A down-to-earth approach to spirituality that links your garden with biblical tradition.
“Perhaps you’re asking, ‘What is a “Jewish garden”?’ Though it is essentially a collection of plants, it’s really more than that. You don’t just grow plants in a Jewish garden; you incorporate them into your life. Some will help transport you to different times and places; others will provide your senses with aromas, tastes, and beauty. All will help you experience a more personal attachment to God and to Judaism.”
—from the Introduction
This guide shows how your gardening can sustain your spirit in new ways, whether you grow one fig tree on an apartment terrace, or five acres of wheat in the country. It may also help you realize, as never before, that for each fruit and vegetable associated with every holiday, there is a profound and sustaining reason.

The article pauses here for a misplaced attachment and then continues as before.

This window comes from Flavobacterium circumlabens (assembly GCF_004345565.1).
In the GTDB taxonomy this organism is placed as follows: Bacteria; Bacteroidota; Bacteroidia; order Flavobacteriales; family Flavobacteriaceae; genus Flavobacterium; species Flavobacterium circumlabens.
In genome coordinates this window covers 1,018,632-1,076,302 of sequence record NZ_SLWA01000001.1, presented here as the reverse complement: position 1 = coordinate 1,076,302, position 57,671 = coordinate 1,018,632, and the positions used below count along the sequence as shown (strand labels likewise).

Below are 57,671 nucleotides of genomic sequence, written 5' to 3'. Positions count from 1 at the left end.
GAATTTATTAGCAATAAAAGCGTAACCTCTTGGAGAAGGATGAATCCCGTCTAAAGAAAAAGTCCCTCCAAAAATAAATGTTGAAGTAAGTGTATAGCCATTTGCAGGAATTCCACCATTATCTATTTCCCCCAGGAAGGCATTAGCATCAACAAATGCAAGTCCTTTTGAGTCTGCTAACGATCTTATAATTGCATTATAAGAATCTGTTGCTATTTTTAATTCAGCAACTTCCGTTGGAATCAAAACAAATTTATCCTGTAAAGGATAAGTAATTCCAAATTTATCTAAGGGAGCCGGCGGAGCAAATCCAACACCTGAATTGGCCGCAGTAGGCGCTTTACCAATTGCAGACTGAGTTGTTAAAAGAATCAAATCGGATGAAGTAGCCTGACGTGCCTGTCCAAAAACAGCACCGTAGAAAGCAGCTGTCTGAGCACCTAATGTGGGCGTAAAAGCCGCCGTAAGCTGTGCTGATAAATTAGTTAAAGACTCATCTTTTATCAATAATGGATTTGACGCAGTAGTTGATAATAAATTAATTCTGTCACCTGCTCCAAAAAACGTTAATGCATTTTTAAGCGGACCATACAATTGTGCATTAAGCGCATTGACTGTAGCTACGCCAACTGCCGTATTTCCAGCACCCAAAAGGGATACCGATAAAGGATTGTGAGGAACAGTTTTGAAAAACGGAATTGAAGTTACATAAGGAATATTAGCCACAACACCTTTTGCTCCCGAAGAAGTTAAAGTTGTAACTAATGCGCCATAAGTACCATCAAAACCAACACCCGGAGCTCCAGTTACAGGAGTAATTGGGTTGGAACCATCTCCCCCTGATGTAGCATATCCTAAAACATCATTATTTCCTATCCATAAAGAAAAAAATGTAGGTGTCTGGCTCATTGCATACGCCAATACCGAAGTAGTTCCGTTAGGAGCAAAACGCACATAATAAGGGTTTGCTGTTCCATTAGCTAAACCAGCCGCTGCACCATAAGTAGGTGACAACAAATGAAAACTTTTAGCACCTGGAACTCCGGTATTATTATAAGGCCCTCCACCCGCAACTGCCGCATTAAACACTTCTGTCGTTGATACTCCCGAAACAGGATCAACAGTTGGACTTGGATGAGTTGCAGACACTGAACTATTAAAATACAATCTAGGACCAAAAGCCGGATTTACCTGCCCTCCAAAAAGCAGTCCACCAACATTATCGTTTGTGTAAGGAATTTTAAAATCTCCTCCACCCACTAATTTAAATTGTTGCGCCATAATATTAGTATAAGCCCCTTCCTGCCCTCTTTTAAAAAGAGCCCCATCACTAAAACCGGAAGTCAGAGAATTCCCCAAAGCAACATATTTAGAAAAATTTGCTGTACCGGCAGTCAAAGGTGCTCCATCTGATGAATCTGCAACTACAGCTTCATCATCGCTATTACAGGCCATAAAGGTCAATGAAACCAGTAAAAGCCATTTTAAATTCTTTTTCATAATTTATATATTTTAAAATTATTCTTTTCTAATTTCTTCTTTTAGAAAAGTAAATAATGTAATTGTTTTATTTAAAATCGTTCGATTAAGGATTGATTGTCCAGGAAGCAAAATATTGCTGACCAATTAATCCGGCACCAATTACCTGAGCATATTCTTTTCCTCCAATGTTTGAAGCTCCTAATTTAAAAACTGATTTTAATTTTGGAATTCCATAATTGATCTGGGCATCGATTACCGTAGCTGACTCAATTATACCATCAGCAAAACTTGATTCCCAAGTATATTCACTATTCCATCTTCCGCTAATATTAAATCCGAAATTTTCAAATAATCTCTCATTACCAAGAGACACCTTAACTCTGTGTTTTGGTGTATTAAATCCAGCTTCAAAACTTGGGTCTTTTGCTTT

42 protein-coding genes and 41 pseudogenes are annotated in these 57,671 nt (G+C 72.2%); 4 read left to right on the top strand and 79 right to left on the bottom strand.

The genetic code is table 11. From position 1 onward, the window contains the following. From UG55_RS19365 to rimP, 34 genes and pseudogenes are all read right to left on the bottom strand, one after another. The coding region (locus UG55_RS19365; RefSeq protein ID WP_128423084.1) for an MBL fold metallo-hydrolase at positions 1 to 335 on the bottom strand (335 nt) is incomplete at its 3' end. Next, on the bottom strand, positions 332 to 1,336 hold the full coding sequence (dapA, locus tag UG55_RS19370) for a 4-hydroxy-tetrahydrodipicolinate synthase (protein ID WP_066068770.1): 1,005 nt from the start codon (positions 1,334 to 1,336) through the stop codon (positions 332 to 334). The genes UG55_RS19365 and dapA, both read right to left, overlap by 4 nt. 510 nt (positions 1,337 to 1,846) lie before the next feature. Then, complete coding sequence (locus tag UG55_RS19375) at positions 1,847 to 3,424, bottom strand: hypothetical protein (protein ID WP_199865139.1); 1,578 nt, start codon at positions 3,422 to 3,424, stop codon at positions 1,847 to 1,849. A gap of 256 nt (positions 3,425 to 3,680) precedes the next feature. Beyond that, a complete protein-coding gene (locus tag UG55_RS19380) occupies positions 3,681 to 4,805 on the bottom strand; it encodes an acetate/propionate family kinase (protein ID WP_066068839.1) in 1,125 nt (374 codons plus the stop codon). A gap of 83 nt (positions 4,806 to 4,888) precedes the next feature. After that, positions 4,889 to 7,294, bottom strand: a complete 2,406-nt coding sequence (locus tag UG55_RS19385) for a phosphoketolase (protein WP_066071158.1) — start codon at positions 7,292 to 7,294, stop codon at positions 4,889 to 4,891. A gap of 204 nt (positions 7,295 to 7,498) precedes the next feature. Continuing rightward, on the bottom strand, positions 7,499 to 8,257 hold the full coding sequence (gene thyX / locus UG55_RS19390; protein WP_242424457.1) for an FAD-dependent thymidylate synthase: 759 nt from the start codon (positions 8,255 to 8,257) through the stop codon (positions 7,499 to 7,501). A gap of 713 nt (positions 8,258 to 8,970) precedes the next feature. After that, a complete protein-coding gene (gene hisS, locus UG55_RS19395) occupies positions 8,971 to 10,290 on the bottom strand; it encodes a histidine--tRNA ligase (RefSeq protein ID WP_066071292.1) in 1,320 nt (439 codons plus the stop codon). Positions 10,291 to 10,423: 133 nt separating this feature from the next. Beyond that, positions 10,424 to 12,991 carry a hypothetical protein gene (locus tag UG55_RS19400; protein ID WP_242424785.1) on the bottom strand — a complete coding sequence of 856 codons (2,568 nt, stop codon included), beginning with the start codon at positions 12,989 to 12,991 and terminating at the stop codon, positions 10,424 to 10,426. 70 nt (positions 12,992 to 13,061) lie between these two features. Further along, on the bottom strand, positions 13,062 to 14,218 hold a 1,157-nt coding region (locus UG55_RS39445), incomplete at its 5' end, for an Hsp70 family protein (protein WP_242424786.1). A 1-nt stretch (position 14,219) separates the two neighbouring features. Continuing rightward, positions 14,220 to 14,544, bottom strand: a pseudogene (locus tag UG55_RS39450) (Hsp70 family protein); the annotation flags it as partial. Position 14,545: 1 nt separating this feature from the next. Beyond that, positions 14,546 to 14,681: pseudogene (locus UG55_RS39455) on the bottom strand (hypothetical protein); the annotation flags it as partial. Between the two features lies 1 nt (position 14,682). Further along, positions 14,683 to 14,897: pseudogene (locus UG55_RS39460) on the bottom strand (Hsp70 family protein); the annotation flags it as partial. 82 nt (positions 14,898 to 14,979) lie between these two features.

To ancient Jews, figs symbolized prosperity, grapes signified fertility, and olives represented the renewal of life. Barley was the chief cooking staple, and dates were a honey substitute. The Jewish Gardening Cookbook gives clear and easy-to-follow instructions on how these foods—and more—can be grown and used for holidays, festivals, and life cycle events. For example, following the cycle of the Jewish year, it explains how to grow apples to bake in apple-raisin-nut cake at Rosh Hashanah, potatoes for latkes at Hanukkah, and ways to maximize use of your zucchini crop with zucchini nut bread at Purim.
The Jewish Gardening Cookbook provides tasty vegetarian recipes so that what you grow can be enjoyed during holiday meals, bringing our biblical past into our lives as people who have a profound relationship with the Land of Israel.